There are also ethical and social questions about when and where the technology should be used, and who has access to the seeds.

Where does regulation on genome-edited seeds and food stand?

The regulatory landscape is in a state of fluxExternal link as technological development and climate change concerns prompt many countries to change long-standing policies on genetic engineering. Regulation influences requirements for safety checks and whether genome-edited products should be labelled differently.

The US and Canada have both decided not to regulate genome editing if the genetic alteration could have happened through traditional methods. This means genome edited plants aren’t subject to GMO safety protocols and labelling requirements. The United KingdomExternal link took a similar stance last year. Some countries, such as Brazil and Argentina, are treating genome editing as conventional plants unless they contain foreign DNA.

In Japan genome-edited crops must be registered, but they don’t need to undergo safety or environmental testing. In December 2020, it gave the green light for a genomeExternal link-edited tomato to be sold to consumers.

China has had strict limits on the import and production of GMOs until now. However, in a move to transform the seed industry and boost food security, the government recently announced regulatory changes that pave the way for more approvals of genetically modified crops. In January 2022, it also laid out rules that would allow genome-edited plants to skip lengthy field trials required for GM ones. The government is investing heavily in the technology but no genome-edited plants have been commercialised. 

Russia is also investing heavily in genome editing technologies and has indicated that genome-edited plants that don’t involve inserting foreign DNA could be exempt from a 2016 law prohibiting the cultivation of GMOs. In 2019, the government launched a $1.7-billion programmeExternal link to develop 30 gene-edited plant and animal varieties in the next decade.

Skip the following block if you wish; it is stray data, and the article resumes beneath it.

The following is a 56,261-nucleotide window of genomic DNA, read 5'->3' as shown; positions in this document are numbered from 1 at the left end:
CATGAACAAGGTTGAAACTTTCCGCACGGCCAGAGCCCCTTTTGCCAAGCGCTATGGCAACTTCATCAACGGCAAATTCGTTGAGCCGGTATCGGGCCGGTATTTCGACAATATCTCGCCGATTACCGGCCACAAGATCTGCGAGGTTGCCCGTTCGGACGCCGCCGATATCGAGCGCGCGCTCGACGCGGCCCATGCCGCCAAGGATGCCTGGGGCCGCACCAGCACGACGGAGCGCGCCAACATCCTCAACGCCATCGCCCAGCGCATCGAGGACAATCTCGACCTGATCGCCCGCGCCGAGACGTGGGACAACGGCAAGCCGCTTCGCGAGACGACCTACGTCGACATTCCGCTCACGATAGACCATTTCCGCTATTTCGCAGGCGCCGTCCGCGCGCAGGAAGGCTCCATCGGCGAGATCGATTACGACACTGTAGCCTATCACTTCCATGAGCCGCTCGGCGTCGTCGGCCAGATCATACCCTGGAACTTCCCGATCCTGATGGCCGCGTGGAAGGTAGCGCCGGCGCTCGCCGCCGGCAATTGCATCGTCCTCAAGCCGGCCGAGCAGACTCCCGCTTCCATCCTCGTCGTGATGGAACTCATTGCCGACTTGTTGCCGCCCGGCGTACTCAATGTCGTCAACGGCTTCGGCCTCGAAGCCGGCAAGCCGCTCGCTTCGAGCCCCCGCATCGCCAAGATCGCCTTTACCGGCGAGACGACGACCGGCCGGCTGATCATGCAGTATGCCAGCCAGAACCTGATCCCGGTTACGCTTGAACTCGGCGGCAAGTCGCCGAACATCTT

Switzerland has thus far followed the EU, which has placed genome-edited organisms under the GMO DirectiveExternal link since 2001. This was supported by a European Court of Justice ruling in 2018, which said genome editing had no history of safe use. In April 2021, the European Commission took a more favourable stance toward genome editing in a study that recommended adapting legislation to reflect scientific and technological progress, specifically new genomic techniques.

Last December, one chamberExternal link of the Swiss parliament voted in favour of excluding genome-edited plants from the GMO moratorium. However, some politicians have called for more safety evidence before making a final decision.

Are there any genome-edited foods on the market?

So far, there are only a handful of genome-edited products on the market: a soybeanExternal link with a healthier fatty acid profile is the first commercial product in the US (developed using TALENs), and in Japan, a tomatoExternal link fortified with gamma-aminobutyric acid (developed using CRISPR) went on sale in September 2021.

Researchers are working on many other vegetable and fruit varieties including an anti-browning white button mushroom, seedless tomatoes, herbicide-resistant canola, extra-starchy potatoes, cacao resistant to fungal and viral diseases, and sweeter strawberries with a longer shelf life.


Hosted by: Jessica Davis Plüss

What are your views on genome editing our food?

Genome editing technologies like CRISPR-Cas9 are being tabled as a way to feed the planet. What do you think about the idea?

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Edited by Nerys Avery.